Nor did Faldo say two words to him the whole day. For instance, on the third hole, both players made tight little shots. "Nice shot," said Baker-Finch.
"Yeah," said Faldo.
Even Faldo's coach, David Leadbetter, admits Faldo is the anti-Chi Chi. "But he needs to be like that," says Leadbetter. "He can't be Lee Trevino and say 'good shot' every time. He's really not interested in anybody else's game."
Exactly. "I can understand having your game face on during the round," says a popular American player. "But with Nick, it doesn't matter where you see him, he's got the face on. Everything with him is stiff upper lip."
Of course, Faldo and most players do not exchange Christmas cards. Get Faldo in the same room with a group of PGA Tour stars, and the windchill gets dangerous. Here's Faldo on:
•Azinger's future—"It's hard to have a great champion with bad technique. It's like, 'And now, ladies and gentlemen, here's the great champion, Paul Azinger!' " (He imitates Azinger's odd address to the ball.)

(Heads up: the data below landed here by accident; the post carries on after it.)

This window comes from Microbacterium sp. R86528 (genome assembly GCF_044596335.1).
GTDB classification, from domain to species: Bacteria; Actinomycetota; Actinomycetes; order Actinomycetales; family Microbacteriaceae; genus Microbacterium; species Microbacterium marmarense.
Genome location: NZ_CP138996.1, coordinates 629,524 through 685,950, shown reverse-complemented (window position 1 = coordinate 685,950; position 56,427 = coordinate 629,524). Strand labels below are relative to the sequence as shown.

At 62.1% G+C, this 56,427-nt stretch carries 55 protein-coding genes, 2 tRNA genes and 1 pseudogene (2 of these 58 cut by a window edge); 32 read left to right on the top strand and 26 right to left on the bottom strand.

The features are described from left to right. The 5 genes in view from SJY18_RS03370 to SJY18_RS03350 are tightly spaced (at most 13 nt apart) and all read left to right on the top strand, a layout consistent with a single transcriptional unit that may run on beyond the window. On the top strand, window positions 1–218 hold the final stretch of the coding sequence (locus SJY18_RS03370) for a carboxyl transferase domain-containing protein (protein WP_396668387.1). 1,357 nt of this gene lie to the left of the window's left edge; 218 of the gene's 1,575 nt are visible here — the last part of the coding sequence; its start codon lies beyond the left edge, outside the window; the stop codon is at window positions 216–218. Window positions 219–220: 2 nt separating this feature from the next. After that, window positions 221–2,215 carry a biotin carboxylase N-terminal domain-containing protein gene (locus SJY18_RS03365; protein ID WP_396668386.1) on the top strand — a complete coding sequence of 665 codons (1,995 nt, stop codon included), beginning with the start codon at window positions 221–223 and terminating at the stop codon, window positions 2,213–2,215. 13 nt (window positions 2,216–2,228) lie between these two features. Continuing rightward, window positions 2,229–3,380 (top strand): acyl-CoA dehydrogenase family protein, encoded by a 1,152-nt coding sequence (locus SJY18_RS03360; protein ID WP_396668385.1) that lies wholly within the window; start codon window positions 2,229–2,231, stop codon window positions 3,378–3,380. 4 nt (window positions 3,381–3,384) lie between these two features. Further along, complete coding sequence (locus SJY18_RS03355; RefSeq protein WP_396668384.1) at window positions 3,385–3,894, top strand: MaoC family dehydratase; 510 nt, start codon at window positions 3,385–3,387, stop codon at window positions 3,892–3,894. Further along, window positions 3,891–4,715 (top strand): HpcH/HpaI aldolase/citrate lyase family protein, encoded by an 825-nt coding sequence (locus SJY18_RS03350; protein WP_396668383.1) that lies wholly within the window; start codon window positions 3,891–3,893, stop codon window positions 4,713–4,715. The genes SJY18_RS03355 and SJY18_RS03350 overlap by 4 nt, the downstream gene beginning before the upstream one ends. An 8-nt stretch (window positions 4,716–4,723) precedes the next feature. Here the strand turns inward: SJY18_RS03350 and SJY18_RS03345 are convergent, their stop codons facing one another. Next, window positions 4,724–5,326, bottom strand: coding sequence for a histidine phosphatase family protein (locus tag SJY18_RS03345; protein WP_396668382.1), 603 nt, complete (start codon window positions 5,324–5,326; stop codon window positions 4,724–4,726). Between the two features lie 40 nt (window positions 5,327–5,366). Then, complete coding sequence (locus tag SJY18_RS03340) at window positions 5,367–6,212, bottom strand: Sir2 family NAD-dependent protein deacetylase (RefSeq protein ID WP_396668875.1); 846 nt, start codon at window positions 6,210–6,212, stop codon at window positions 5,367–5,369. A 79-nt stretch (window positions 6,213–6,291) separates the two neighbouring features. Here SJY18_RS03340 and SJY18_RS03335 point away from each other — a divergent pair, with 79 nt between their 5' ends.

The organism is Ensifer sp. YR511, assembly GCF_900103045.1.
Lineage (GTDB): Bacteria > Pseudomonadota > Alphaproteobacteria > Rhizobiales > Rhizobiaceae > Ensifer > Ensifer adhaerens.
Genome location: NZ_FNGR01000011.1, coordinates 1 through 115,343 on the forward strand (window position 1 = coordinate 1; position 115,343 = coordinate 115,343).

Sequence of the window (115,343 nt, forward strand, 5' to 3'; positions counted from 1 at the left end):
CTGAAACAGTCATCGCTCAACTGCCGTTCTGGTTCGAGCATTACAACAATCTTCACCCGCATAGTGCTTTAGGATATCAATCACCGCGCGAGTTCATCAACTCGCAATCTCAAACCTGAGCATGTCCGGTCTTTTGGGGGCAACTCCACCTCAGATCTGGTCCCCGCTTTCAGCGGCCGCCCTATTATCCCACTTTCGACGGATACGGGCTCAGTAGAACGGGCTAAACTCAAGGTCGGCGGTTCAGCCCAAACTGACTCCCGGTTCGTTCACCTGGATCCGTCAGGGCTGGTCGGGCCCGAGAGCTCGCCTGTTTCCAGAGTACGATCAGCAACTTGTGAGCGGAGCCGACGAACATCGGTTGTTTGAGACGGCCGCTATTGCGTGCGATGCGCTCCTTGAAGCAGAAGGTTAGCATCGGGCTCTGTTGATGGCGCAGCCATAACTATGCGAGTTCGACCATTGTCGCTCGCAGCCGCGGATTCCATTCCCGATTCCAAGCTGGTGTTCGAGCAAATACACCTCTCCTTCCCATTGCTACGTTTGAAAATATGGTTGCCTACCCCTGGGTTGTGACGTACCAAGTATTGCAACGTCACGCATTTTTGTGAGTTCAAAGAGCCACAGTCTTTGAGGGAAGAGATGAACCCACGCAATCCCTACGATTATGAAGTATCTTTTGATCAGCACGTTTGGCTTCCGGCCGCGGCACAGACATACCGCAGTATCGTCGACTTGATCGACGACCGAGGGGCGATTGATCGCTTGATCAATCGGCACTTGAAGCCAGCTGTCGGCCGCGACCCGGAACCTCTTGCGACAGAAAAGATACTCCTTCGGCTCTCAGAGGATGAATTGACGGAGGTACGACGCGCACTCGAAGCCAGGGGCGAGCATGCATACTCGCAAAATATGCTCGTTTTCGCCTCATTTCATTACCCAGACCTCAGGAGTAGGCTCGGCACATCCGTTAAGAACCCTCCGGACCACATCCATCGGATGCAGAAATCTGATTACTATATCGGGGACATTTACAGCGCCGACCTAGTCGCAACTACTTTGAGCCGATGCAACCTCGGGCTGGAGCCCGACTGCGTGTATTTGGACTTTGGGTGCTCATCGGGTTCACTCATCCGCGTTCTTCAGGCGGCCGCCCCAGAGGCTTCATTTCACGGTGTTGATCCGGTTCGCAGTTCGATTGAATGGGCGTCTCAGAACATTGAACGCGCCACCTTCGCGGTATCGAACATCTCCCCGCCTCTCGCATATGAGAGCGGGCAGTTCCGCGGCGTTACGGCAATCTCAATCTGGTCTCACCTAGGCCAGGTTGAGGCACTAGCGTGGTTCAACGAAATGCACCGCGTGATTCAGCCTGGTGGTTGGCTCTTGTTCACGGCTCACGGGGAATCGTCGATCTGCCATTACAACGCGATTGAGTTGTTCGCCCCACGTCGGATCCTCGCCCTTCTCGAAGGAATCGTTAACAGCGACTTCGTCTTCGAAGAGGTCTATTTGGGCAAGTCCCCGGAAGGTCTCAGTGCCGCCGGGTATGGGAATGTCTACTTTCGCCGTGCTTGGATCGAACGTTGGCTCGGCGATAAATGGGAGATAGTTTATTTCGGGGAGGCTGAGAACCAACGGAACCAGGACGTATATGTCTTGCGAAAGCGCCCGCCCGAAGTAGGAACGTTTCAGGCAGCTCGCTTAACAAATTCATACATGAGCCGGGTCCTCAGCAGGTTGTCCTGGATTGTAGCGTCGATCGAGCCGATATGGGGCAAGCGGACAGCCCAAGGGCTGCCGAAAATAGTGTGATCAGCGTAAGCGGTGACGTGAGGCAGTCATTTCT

•Payne Stewart's American-flag shirt, which Stewart wore on the last day of the 1990 British Open—"That's like me wearing a pair of boxers with the Union Jack on them, sinking a 90-foot putt and dropping them."
•Curtis Strange's furrowed brow at last year's Skins Game, in which Strange won $220,000 and Faldo $70,000—"I could not believe how serious those guys were about it. I'd just won $350,000 in Japan [at the Japanese Skins Game], where Curtis got shut out, and I never mentioned that. Yet Curtis actually seemed proud he'd 'won' the thing."
•Norman's swing—"I have to be honest. I look at his swing, and it's got faults. Under the severest of pressure, will it hold up? It's way too loose."
•Norman's fascination with Nicklaus—"Some of what he does seems too obvious. Moving next door to Nicklaus. Tying up their boats together. 'Design my back garden, Jack.' But when he's playing with Nicklaus, he's always saying stuff like, 'Watch this. I'll fly Jack here. No problem.' I don't know if that's how you treat a friend."